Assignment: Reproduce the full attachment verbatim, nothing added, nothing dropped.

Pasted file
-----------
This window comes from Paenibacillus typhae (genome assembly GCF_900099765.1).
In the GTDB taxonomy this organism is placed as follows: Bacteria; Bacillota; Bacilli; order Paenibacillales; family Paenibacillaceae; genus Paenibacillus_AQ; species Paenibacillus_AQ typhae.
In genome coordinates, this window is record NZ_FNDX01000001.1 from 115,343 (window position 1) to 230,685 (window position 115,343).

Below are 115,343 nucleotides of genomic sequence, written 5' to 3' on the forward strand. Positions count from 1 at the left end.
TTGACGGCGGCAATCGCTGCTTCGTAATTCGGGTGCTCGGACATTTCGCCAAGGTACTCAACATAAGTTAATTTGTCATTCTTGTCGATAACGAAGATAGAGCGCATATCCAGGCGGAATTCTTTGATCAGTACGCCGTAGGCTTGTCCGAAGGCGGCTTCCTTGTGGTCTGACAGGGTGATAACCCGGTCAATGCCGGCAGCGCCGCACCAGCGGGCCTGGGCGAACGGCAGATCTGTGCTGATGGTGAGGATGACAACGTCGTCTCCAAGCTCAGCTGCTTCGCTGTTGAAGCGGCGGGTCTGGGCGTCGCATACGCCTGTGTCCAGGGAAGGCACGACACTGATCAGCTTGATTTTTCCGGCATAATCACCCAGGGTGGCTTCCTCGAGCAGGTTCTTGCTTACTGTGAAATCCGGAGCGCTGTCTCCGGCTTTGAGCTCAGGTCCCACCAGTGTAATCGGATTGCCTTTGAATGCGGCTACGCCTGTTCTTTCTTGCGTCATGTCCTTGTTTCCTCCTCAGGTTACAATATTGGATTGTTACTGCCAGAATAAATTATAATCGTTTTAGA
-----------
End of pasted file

This window comes from Paenibacillus typhae (genome assembly GCF_900099765.1).
In the GTDB taxonomy this organism is placed as follows: Bacteria; Bacillota; Bacilli; order Paenibacillales; family Paenibacillaceae; genus Paenibacillus_AQ; species Paenibacillus_AQ typhae.
In genome coordinates, this window is record NZ_FNDX01000001.1 from 115,343 (window position 1) to 230,685 (window position 115,343).

Below are 115,343 nucleotides of genomic sequence, written 5' to 3' on the forward strand. Positions count from 1 at the left end.
TTGACGGCGGCAATCGCTGCTTCGTAATTCGGGTGCTCGGACATTTCGCCAAGGTACTCAACATAAGTTAATTTGTCATTCTTGTCGATAACGAAGATAGAGCGCATATCCAGGCGGAATTCTTTGATCAGTACGCCGTAGGCTTGTCCGAAGGCGGCTTCCTTGTGGTCTGACAGGGTGATAACCCGGTCAATGCCGGCAGCGCCGCACCAGCGGGCCTGGGCGAACGGCAGATCTGTGCTGATGGTGAGGATGACAACGTCGTCTCCAAGCTCAGCTGCTTCGCTGTTGAAGCGGCGGGTCTGGGCGTCGCATACGCCTGTGTCCAGGGAAGGCACGACACTGATCAGCTTGATTTTTCCGGCATAATCACCCAGGGTGGCTTCCTCGAGCAGGTTCTTGCTTACTGTGAAATCCGGAGCGCTGTCTCCGGCTTTGAGCTCAGGTCCCACCAGTGTAATCGGATTGCCTTTGAATGCGGCTACGCCTGTTCTTTCTTGCGTCATGTCCTTGTTTCCTCCTCAGGTTACAATATTGGATTGTTACTGCCAGAATAAATTATAATCGTTTTAGA